27 Projects Awarded CA Film Incentive, At Least 149 in Danger of Running Away
On June 1st, the California Film Commission awarded the California Film & Television Tax Credit Program to a total of 27 projects out of 176 that applied for the production incentive. Capped annually at $100 million, California is only able to award credits to a fraction of the total program applicants. The list of approved projects is as follows:
|Studio Features||Independent Features||Television|
To the Dogs Part 1
|Bachelorette PartyDecoding Annie Parker
The To Do List
Untitled Project G
Vocal chords of Freedom
|Franklin & BashTorchwood
Body of Proof
JustifiedMen of a Certain Age
The Nine Lives of Chloe King
Pretty Little Liars
Rizzoli & Isles
Switched at Birth
The Metro Gardeners
According to a recent article in Variety, however, the list of approved projects could change:
California Film Commission director Amy Lemisch stressed that the credits will be awarded only after productions are completed and noted that each application still needs to be reviewed more thoroughly to ensure the project qualifies and the allocation amounts are likely to be adjusted. Some of the projects could possibly still wind up filming elsewhere or not at all, she added.
A recent piece in the Los Angeles Times offered theories about the reason for the sharp rise in applications for the popular state program:
Why the surge in applications? Perhaps more filmmakers are giving California a second look as states such as New Mexico and Michigan plan big cuts in their programs. Amy Lemisch, executive director of the California Film Commission, thinks not. She posits another theory:
“More people are familiar with the program and understand how it works and felt it was an efficient program,” Lemisch said. “They said ‘let’s go for it.’”
Whatever the reason for the increase, the economic impact of the approved projects (as estimated by the CFC) is undeniable:
- $662 million in direct production spending in California, with $428.6 million in wages to residents and $233.5 in non-wage spending
- 3,048 cast member jobs
- 3,307 crew member jobs
- 49,778 extra/day-player positions
Since the program began in 2009, combined production spending for all approved projects amounts to roughly $3 billion! That’s fantastic news for all Californians, but it masks the unpleasant reality that there are scores of wait-listed projects making plans to leave the state.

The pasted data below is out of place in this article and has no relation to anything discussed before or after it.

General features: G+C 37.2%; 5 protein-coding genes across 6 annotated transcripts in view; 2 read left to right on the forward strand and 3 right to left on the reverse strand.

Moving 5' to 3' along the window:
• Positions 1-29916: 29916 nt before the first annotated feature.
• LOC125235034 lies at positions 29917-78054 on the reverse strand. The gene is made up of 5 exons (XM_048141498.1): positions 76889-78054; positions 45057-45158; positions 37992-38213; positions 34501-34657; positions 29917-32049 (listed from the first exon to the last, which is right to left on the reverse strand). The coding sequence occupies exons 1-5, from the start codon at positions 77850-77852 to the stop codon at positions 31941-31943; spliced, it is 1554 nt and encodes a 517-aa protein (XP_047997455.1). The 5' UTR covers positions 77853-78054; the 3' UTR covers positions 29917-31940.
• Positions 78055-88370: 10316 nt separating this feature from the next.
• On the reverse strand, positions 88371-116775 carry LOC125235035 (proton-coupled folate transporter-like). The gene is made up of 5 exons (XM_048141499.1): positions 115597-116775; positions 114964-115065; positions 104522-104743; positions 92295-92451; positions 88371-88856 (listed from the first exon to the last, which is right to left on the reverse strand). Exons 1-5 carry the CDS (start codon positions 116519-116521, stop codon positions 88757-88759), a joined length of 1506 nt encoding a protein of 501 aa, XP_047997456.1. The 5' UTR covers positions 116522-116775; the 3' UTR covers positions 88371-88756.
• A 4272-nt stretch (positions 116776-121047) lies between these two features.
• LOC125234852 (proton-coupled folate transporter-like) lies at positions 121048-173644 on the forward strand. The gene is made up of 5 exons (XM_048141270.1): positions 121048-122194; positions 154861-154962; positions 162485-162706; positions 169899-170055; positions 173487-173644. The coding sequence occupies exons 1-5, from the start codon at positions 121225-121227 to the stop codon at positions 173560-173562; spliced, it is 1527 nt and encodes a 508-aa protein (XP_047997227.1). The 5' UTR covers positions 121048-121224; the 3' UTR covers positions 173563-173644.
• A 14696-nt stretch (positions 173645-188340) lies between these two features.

If that last bit sounds alarmist, it’s not. For example, Film Works has learned that within just hours of being wait-listed for the California film incentive, one television project, The Lying Game, shut down pre-production in Santa Clarita and announced the show was relocating to Austin, Texas!
According to sources close to the production, the show had already fully staffed its art department, which had been working for two full weeks. However, the production decided that current capital expenditures notwithstanding, without state credits it would be more cost-effective to relocate the show to Texas and take advantage of that state’s incentive instead. Although the film incentive available in Texas has a much lower cap of $30 million per year for film projects, the number of applicants is much lower.
In California, a $100 million annual allotment disappears in one day, whereas in Texas, $30 million can last much longer. Our source also mentioned that at least two other shows are also preparing to relocate as a result of not getting the incentive. The reality couldn’t be more plain — with the incentive, projects will stay; without the incentive, projects ARE LEAVING.
And what’s at stake when a single project leaves. A lot, unfortunately. According to the Los Angeles County Economic Development Corporation (LAEDC), the loss of just a single 1-hour show or film can mean the disappearance of hundreds of jobs and lost tax revenue for California:
Keep in mind, the numbers from the chart above were calculated in 2005. The actual job and revenue impacts are likely even higher in 2011.
So the demand for the California Film & Television Tax Credit proves it — filmmakers want to work in California.
Now, all we need to do for producers is make it a smarter business decision to stay.